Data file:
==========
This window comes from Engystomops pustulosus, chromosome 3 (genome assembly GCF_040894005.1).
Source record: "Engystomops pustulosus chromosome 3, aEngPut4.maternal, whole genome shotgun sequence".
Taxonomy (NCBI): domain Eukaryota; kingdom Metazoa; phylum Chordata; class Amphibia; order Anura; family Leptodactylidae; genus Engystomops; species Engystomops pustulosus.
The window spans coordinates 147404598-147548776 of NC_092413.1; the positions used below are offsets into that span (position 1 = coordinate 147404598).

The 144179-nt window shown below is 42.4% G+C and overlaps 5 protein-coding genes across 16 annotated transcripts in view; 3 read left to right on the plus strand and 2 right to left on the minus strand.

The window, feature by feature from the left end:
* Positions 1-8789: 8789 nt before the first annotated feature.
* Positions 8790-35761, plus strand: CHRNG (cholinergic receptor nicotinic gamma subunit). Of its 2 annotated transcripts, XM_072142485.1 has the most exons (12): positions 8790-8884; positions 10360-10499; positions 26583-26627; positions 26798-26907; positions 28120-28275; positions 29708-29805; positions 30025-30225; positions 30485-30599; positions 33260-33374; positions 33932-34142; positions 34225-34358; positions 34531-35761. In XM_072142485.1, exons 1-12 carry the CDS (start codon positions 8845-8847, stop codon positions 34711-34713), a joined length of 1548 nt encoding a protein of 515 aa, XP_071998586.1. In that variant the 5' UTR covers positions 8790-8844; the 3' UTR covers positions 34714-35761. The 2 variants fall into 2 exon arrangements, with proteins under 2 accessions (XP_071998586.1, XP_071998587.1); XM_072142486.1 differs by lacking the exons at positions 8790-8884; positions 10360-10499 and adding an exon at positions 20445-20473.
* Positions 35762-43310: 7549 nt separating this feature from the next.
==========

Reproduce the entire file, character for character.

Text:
This window comes from Engystomops pustulosus, chromosome 3 (genome assembly GCF_040894005.1).
Source record: "Engystomops pustulosus chromosome 3, aEngPut4.maternal, whole genome shotgun sequence".
Taxonomy (NCBI): domain Eukaryota; kingdom Metazoa; phylum Chordata; class Amphibia; order Anura; family Leptodactylidae; genus Engystomops; species Engystomops pustulosus.
The window spans coordinates 147404598-147548776 of NC_092413.1; the positions used below are offsets into that span (position 1 = coordinate 147404598).

The 144179-nt window shown below is 42.4% G+C and overlaps 5 protein-coding genes across 16 annotated transcripts in view; 3 read left to right on the plus strand and 2 right to left on the minus strand.

The window, feature by feature from the left end:
* Positions 1-8789: 8789 nt before the first annotated feature.
* Positions 8790-35761, plus strand: CHRNG (cholinergic receptor nicotinic gamma subunit). Of its 2 annotated transcripts, XM_072142485.1 has the most exons (12): positions 8790-8884; positions 10360-10499; positions 26583-26627; positions 26798-26907; positions 28120-28275; positions 29708-29805; positions 30025-30225; positions 30485-30599; positions 33260-33374; positions 33932-34142; positions 34225-34358; positions 34531-35761. In XM_072142485.1, exons 1-12 carry the CDS (start codon positions 8845-8847, stop codon positions 34711-34713), a joined length of 1548 nt encoding a protein of 515 aa, XP_071998586.1. In that variant the 5' UTR covers positions 8790-8844; the 3' UTR covers positions 34714-35761. The 2 variants fall into 2 exon arrangements, with proteins under 2 accessions (XP_071998586.1, XP_071998587.1); XM_072142486.1 differs by lacking the exons at positions 8790-8884; positions 10360-10499 and adding an exon at positions 20445-20473.
* Positions 35762-43310: 7549 nt separating this feature from the next.